Goldwater Reported Near Death

Barry Goldwater, the outspoken conservative Republican who ran unsuccessfully for president in 1964, is in declining health and near death, The (Mesa) Tribune reported Wednesday.

The 89-year-old Goldwater has been in declining health for months, the newspaper said, citing sources close to the family. The Associated Press was unable to reach Goldwater's wife, Susan, late Tuesday because nobody answered the telephone at their suburban Phoenix home.

Goldwater biographer Jack Casserly said in September that Goldwater has Alzheimer's disease, a comment the family disputed. Relatives said Goldwater has symptoms of the disease, but they weren't convinced he had Alzheimer's.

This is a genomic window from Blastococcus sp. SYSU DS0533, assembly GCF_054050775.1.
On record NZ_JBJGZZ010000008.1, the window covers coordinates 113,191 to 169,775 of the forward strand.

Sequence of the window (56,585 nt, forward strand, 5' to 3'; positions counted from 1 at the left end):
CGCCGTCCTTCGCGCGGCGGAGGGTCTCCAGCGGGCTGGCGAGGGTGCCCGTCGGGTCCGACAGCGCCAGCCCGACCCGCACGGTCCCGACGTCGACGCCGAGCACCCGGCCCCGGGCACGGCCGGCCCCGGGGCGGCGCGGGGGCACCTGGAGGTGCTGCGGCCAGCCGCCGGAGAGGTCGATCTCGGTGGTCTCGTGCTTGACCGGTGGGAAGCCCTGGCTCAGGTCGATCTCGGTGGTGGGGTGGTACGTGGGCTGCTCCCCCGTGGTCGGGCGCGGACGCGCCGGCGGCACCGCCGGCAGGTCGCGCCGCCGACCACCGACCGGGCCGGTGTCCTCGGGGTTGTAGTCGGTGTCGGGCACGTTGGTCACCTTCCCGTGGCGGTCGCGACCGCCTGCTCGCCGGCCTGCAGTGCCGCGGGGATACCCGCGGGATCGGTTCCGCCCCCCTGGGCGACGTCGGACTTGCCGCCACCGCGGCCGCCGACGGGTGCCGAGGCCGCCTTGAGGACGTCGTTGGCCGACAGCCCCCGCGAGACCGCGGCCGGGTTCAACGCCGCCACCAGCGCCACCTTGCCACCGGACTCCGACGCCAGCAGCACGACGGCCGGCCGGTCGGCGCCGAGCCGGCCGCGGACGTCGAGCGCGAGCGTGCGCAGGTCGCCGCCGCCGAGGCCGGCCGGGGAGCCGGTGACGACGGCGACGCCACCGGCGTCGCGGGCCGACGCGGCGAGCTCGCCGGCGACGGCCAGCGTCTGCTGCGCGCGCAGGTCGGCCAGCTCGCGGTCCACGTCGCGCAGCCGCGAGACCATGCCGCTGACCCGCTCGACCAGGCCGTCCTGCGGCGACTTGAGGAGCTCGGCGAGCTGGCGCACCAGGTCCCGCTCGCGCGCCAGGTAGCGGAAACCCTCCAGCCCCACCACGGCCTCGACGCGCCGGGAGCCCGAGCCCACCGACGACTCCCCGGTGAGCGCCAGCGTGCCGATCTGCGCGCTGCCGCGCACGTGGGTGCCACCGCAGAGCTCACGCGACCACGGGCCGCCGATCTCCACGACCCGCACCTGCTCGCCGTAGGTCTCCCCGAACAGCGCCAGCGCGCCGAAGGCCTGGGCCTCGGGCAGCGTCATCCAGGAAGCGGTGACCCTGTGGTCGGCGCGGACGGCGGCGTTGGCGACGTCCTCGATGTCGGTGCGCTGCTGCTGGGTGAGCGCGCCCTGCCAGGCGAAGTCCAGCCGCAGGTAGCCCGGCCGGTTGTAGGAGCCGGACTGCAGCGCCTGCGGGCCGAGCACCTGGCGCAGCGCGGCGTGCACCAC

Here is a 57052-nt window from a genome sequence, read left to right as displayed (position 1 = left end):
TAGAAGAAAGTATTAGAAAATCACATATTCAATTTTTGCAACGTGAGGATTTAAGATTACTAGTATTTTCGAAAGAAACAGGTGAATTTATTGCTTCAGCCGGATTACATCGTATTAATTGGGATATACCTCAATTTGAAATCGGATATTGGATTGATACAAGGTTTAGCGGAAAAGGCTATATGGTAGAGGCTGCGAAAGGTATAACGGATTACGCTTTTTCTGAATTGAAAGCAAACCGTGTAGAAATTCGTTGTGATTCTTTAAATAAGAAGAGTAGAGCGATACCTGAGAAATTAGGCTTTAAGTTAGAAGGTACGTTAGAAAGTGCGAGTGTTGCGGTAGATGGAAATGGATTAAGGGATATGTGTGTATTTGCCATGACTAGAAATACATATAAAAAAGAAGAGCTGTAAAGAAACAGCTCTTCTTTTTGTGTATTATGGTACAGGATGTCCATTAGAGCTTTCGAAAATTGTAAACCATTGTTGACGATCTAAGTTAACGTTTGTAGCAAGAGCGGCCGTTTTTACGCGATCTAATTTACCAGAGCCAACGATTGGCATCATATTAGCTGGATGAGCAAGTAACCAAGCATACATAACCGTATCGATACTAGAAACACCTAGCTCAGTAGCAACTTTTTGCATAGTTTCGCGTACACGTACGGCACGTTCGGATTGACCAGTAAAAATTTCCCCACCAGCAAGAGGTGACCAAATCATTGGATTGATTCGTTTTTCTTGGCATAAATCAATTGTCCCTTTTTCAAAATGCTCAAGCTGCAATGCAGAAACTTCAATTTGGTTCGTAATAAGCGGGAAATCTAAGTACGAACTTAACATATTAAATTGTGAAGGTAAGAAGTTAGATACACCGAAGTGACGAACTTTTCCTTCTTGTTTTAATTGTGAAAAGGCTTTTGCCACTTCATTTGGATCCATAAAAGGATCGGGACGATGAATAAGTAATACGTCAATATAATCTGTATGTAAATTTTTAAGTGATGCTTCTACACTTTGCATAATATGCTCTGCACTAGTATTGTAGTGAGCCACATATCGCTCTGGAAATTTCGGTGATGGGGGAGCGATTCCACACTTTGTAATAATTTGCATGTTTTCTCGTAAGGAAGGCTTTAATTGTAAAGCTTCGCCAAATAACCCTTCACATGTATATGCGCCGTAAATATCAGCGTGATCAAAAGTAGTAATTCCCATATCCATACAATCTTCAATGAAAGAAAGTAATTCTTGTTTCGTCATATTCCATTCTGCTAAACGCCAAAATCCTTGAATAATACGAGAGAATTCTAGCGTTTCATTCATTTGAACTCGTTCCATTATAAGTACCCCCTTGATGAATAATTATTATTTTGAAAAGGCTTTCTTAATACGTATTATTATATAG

In 1996 Goldwater suffered a stroke that damaged the frontal lobe of his brain, which controls memory and personality.

Goldwater was elected to the Senate in 1952, stunning then-Senate Majority Leader Ernest McFarland, a heavily favored Democrat. He gave up his Senate seat for the 1964 presidential bid he lost to Lyndon Johnson.

After winning another Senate term in 1974, Goldwater told President Nixon he faced imminent impeachment amid the Watergate scandal. Nixon subsequently resigned.

Goldwater retired in 1986 after serving five terms. He married Susan Schaffer Wechsler in 1992, when he was 83 and she was 51. He has two sons and two daughters.